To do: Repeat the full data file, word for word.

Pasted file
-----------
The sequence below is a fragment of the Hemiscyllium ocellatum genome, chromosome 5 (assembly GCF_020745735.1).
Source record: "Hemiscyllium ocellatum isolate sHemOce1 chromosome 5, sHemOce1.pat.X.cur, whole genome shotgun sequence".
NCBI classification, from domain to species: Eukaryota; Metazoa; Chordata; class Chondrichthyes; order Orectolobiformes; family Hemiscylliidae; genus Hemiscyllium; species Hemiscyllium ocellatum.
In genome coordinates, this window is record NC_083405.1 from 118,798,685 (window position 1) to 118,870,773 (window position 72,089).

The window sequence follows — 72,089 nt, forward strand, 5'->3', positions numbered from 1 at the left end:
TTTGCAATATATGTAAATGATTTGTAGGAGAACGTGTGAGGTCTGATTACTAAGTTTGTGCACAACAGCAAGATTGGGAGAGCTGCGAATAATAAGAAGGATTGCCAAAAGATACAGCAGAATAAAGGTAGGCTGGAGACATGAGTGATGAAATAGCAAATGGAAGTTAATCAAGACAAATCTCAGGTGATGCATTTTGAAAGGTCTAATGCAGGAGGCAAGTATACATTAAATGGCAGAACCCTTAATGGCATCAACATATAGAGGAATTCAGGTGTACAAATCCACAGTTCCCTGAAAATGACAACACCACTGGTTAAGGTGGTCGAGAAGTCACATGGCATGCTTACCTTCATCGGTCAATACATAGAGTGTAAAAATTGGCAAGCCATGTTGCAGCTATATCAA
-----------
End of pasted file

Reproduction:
The sequence below is a fragment of the Hemiscyllium ocellatum genome, chromosome 5 (assembly GCF_020745735.1).
Source record: "Hemiscyllium ocellatum isolate sHemOce1 chromosome 5, sHemOce1.pat.X.cur, whole genome shotgun sequence".
NCBI classification, from domain to species: Eukaryota; Metazoa; Chordata; class Chondrichthyes; order Orectolobiformes; family Hemiscylliidae; genus Hemiscyllium; species Hemiscyllium ocellatum.
In genome coordinates, this window is record NC_083405.1 from 118,798,685 (window position 1) to 118,870,773 (window position 72,089).

The window sequence follows — 72,089 nt, forward strand, 5'->3', positions numbered from 1 at the left end:
TTTGCAATATATGTAAATGATTTGTAGGAGAACGTGTGAGGTCTGATTACTAAGTTTGTGCACAACAGCAAGATTGGGAGAGCTGCGAATAATAAGAAGGATTGCCAAAAGATACAGCAGAATAAAGGTAGGCTGGAGACATGAGTGATGAAATAGCAAATGGAAGTTAATCAAGACAAATCTCAGGTGATGCATTTTGAAAGGTCTAATGCAGGAGGCAAGTATACATTAAATGGCAGAACCCTTAATGGCATCAACATATAGAGGAATTCAGGTGTACAAATCCACAGTTCCCTGAAAATGACAACACCACTGGTTAAGGTGGTCGAGAAGTCACATGGCATGCTTACCTTCATCGGTCAATACATAGAGTGTAAAAATTGGCAAGCCATGTTGCAGCTATATCAA